During a long distance move, it is often beneficial to hire a moving company to assist you with the process. Many people believe that by hiring a professional moving company, they do not need to insure their belongings, but moving insurance does offer a significant amount of protection in the event of an unexpected accident or unforeseen event.
Do You Need Moving Insurance?
If you currently have homeowners or renter’s insurance, it may cover the cost of your possessions while they are being moved, so check with your insurance company before buying a secondary policy for your move. One problem that many homeowners or renters experience with this type of coverage is that they only cover a small percentage of the value (10% or less), which is not typically a suitable amount of coverage. When evaluating whether you should purchase moving insurance, ask your insurance company for full disclosure on what they will cover if your belongings incur damage in transit.
Should You Purchase Moving Insurance from Your Moving Company?
While you may want to purchase secondary moving insurance from the company that you choose to handle the move, you should ask how the company determines valuation of your items. In many cases, the moving company will only be liable based on the weight of the item and not on the value. It is often best to have a proper estimate of the value of all of your household items performed before the move so that you can purchase moving insurance that will provide sufficient coverage in the event of an accident.
Full Value Protection vs. Released Value
There are two basic liability options that interstate movers are obligated to offer by law. Full Value Protection is the most comprehensive plan available and insures all of your possessions up to the replacement value of those items. If any items are lost or damaged during transit, your mover will opt to replace the item, repair the item, or provide the cash value of the item. The released value option is a more economical protection plan and is normally offered at no additional cost to consumers. As discussed above, the mover will only pay $0.60 per pound of any item that is damaged or lost in the move. If a lamp that weighs 5 lbs. is destroyed, the moving company will only be held liable for $3.00 irrespective of the actual value of the lamp.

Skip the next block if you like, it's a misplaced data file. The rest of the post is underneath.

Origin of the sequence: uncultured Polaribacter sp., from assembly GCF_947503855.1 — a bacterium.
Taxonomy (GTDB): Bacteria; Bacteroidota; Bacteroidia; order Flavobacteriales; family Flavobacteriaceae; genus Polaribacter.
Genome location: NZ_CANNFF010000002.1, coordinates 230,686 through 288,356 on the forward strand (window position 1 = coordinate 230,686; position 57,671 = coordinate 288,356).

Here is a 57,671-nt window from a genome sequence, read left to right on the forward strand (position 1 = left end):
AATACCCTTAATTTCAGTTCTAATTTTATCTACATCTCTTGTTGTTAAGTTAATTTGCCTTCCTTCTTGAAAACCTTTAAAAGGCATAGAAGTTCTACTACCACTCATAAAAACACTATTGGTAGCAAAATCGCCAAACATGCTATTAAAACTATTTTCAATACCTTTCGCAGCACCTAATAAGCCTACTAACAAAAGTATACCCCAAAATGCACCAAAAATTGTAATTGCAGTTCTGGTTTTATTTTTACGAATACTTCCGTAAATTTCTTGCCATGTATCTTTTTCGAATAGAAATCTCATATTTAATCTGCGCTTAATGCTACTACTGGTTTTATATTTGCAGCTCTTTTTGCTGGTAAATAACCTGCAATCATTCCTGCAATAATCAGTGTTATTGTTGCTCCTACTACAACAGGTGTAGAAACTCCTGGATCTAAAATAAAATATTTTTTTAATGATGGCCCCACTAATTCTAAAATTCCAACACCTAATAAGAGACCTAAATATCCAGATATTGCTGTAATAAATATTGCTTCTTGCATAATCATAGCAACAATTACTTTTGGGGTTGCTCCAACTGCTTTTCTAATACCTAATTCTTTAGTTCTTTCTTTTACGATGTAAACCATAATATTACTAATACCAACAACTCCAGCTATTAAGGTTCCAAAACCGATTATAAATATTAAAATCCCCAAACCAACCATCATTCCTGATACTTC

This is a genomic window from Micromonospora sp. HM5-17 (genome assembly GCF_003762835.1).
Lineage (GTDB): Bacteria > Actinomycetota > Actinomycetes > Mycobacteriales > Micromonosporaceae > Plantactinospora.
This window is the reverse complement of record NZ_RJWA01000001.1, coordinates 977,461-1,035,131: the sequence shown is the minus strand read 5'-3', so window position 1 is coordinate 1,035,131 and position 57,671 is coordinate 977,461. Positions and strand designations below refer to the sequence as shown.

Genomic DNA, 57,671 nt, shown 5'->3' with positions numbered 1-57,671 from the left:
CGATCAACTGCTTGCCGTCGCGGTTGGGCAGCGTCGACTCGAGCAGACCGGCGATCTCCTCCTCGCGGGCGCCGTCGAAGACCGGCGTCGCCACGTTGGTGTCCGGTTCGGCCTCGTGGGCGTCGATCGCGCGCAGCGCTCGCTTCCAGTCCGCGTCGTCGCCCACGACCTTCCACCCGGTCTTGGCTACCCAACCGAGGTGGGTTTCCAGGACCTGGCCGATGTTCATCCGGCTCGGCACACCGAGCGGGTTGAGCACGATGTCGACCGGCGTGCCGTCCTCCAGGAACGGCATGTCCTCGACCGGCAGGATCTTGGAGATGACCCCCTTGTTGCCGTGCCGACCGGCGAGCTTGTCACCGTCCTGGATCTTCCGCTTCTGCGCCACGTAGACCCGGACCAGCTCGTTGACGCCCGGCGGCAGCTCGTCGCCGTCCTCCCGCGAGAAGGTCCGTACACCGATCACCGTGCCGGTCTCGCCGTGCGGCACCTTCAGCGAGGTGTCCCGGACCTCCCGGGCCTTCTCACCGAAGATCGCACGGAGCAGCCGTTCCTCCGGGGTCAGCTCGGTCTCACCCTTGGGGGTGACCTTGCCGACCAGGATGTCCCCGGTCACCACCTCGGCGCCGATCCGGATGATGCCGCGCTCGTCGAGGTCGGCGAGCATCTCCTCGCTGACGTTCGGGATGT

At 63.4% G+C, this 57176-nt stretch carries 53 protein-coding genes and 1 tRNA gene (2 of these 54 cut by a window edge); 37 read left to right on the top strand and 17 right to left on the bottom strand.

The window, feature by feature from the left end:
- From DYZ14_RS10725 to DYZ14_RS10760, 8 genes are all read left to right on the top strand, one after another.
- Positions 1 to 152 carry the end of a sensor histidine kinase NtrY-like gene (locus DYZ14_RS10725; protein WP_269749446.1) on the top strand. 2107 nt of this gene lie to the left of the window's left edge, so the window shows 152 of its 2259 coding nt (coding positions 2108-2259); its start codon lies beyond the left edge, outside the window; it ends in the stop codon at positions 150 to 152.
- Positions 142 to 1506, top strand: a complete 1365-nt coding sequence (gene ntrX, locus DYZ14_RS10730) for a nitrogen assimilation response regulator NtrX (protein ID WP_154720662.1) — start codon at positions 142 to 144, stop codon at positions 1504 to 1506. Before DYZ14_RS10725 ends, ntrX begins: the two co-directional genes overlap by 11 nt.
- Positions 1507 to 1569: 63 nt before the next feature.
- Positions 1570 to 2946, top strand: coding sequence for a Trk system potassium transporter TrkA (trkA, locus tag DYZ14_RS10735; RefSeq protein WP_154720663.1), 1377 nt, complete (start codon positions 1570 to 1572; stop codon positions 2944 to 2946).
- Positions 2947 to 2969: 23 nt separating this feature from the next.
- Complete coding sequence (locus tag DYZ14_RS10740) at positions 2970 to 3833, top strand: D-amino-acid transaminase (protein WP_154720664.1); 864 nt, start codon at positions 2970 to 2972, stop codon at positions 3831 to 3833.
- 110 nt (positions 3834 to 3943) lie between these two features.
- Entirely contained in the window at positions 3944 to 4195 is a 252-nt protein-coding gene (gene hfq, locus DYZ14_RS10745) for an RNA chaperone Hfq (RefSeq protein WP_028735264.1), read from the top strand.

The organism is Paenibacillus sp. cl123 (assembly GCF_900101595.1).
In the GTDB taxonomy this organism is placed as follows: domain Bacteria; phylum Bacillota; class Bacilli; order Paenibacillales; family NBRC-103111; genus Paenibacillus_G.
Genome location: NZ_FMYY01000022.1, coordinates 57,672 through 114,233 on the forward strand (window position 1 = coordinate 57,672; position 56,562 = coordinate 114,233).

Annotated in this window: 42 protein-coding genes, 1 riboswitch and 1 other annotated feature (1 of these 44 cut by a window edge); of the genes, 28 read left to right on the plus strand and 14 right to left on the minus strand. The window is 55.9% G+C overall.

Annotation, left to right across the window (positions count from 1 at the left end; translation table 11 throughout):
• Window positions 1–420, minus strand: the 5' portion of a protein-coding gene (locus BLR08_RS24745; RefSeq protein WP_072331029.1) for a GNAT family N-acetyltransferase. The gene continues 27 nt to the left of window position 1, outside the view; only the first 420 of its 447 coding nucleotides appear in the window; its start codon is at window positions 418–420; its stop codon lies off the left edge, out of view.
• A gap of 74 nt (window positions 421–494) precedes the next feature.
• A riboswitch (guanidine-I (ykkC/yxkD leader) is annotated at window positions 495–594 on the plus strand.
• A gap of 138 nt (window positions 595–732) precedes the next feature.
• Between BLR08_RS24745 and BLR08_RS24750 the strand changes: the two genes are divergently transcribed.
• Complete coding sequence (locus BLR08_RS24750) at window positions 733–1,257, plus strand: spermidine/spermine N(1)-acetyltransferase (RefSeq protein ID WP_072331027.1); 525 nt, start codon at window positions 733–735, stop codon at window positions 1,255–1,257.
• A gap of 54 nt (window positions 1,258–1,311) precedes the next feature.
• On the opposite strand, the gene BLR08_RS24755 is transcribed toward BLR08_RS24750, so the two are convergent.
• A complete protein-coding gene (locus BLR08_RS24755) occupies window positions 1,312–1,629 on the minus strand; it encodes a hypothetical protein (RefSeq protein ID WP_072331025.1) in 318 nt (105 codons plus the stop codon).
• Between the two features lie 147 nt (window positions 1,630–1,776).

If you opt for the released value option, a moving company may also be able to offer you additional coverage through a third party insurance company. If you choose this coverage, the insurance company will be liable for the damages once the moving company has paid $0.60 per pound.
There are also certain actions that may alter the moving company’s liability and make it difficult for you to file a claim to recover damages. This is why it is essential to abide by the rules set forth by the company which include notifying the company of items that are considered to be of extraordinary value, disposing of perishable or hazardous items, etc. Consult with your mover for a full list of actions that may limit the liability of the mover or insurance company.